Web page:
I enjoy how the movie gradually builds tension through all aspects of the filmmaking canvas. One such category is sound design – Slowik’s proclivity to announce the start of each course with a startling clap turns into a motif that Mylod extracts great use out of. It provides just the right amount of PUNCH the meal needs, lest we become too comfortable.

But the satire has two sides to this coin. Margot is unphased by her new level of access, which initially draws the ire of our esteemed masterchef. Yet, the motive behind his interest in Margot takes her by surprise. Underlying the actions of Slowik and his crew speaks to the precarious mental health that afflicts many in the service industry, even this far up the economic ladder. It’s been a big year for our chefs getting their day in the sun, as Hulu’s The Bear also tackled the mental hurdles these culinary masters must endure. The Menu argues there must be a level of contempt that builds in these individuals, as they’re forced to ponder just why they continue to perform for the most privileged. The skill may be there, but the thrill is very much gone.

Ultimately, even our greatest artists desire appreciation and acknowledgement. Of course the Meryl Streeps of the world don’t want to share acclaim with other avenues of entertainment – that is reserved for her interests. Likewise, Slowik not only believes he is the best chef alive, but he has worked tirelessly to perfect his skills, yet doesn’t feel the appreciation on the other end. One of his long-tenured guests can’t even remember any of the past dishes they’ve “enjoyed,” they’re only here for clout.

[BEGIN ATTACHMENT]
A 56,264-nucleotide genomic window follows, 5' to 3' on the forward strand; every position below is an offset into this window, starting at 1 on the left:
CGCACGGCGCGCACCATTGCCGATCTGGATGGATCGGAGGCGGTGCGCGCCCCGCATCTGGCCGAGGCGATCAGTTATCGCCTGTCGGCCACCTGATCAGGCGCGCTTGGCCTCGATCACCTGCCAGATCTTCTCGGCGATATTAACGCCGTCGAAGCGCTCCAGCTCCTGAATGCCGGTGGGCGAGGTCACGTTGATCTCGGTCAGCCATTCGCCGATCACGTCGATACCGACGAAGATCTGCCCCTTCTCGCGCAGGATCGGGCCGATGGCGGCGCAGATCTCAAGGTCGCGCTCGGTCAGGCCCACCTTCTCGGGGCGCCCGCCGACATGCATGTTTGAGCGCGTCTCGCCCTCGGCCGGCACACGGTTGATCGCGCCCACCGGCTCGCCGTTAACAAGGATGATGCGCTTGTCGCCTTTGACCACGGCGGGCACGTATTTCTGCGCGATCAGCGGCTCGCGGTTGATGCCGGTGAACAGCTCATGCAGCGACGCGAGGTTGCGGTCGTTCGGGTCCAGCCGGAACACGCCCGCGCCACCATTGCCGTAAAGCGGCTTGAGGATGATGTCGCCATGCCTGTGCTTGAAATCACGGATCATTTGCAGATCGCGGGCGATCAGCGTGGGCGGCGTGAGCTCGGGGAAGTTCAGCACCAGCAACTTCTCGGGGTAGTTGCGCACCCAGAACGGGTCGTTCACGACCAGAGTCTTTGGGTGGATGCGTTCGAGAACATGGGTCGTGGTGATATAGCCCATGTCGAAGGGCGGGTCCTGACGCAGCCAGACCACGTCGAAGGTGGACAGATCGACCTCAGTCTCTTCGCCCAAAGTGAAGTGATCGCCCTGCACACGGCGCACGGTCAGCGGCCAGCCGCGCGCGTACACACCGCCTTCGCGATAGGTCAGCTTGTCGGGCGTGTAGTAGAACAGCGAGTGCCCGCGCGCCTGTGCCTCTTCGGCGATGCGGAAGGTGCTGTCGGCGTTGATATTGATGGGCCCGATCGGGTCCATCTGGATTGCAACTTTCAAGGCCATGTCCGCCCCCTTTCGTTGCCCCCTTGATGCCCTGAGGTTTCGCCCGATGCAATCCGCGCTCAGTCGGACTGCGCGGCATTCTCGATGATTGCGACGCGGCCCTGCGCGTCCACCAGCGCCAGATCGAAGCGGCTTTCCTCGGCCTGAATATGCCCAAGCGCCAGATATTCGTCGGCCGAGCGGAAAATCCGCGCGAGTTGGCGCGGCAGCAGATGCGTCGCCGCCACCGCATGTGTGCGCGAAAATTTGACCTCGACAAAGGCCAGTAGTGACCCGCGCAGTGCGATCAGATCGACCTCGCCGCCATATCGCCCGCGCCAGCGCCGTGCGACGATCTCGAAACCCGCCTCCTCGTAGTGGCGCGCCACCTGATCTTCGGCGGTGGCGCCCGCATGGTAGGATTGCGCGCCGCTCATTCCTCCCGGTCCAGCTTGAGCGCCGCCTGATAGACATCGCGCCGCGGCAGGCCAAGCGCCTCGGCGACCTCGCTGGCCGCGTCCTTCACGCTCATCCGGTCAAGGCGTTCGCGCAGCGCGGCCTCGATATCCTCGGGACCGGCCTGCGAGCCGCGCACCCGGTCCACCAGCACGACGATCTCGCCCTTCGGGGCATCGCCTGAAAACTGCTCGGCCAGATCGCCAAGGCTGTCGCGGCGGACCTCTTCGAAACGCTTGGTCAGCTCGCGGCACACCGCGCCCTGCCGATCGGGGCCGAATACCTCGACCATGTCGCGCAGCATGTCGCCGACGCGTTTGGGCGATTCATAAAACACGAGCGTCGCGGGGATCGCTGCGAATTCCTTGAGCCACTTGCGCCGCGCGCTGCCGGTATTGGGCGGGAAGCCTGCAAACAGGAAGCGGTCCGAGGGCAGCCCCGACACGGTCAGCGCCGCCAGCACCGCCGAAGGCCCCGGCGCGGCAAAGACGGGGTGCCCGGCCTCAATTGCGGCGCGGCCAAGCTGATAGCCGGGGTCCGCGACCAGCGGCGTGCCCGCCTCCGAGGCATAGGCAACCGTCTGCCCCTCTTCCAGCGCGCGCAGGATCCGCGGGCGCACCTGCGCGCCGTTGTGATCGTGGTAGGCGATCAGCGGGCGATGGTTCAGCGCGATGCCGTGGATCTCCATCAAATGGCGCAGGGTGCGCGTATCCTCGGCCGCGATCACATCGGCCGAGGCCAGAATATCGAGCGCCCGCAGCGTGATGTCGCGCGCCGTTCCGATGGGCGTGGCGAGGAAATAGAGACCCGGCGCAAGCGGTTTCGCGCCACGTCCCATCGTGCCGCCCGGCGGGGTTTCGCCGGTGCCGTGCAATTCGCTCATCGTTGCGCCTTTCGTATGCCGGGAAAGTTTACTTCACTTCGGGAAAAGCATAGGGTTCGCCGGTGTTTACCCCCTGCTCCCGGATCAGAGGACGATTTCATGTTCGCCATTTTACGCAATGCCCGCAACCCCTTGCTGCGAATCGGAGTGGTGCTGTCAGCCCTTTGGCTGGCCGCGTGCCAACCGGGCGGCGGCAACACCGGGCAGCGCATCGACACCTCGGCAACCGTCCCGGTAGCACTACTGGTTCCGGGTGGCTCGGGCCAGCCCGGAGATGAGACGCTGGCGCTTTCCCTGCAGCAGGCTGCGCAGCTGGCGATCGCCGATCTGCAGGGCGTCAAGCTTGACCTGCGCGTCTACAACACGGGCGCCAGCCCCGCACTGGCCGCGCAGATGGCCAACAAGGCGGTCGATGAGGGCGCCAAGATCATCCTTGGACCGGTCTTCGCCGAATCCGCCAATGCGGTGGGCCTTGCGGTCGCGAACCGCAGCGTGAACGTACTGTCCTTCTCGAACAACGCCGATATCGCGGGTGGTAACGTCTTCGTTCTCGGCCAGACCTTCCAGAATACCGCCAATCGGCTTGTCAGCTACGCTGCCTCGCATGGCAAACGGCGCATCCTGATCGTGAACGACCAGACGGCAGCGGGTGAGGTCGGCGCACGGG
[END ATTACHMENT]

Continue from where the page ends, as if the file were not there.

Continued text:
The film employs an eclectic cast of character actors, even if they aren’t always optimally utilized. I enjoyed John Leguizamo’s weird parody of a washed up celebrity with a filmography of lowbrow turkeys. He knows he’s a fraud, and we know he knows it. Hong Chau (Downsizing, Watchmen) throws yet another heater as Slowik’s right-hand lady, but she isn’t afforded enough screentime. Ditto for vets like Janet McTeer, Reed Birney, and Judith Light. Sometimes, these ingredients are used to improve the meal, but other times they feel like garnishments.

By the story’s end, replete with a few well-worn tropes about the innocence of populist consumption (you get one guess on the type of restaurant Slowik started at, you only need one), The Menu skewers the idea of the rich controlling the narrative and lives that make up fine dining. I don’t think this is a critique against exotic cuisine, but it is a right hook against the attitudes this culture of experimentation can foster. For what Mylod is really arguing is that these prognosticators of taste are using their power and money to make the working class feel lesser than. But forget the class optics; these put downs happen whenever a celebrity gets on an Awards show, and disparages another profession for no valid reason. It happens online, when aggressive fans get a little too judgmental about what other people are watching or reading. It’s snobbery, an easily identifiable sign of an inflated ego. And The Menu would like to poke a few holes in those balloons.

Fiennes is riveting in this role, and the movie is bolstered by strong turns from Taylor-Joy and a deliciously smarmy Nicholas Hoult. It’s a character piece that hits hard because the actors believably convey a range of ideologies, some harmful and some hilarious. This is a movie that occasionally flirts with horror elements, but it’s truly a dark comedy. After awhile, we’re not anticipating any scares – we’re waiting for the next laugh. The Menu isn’t going to change the world. It won’t defeat the rich, or eradicate misguided views about highbrow biases vs populist consumption. But, we can at least laugh about the absurdities and contradictions. This is a movie where a group of rich foodies paid thousands of dollars to… not eat. Joke’s on them.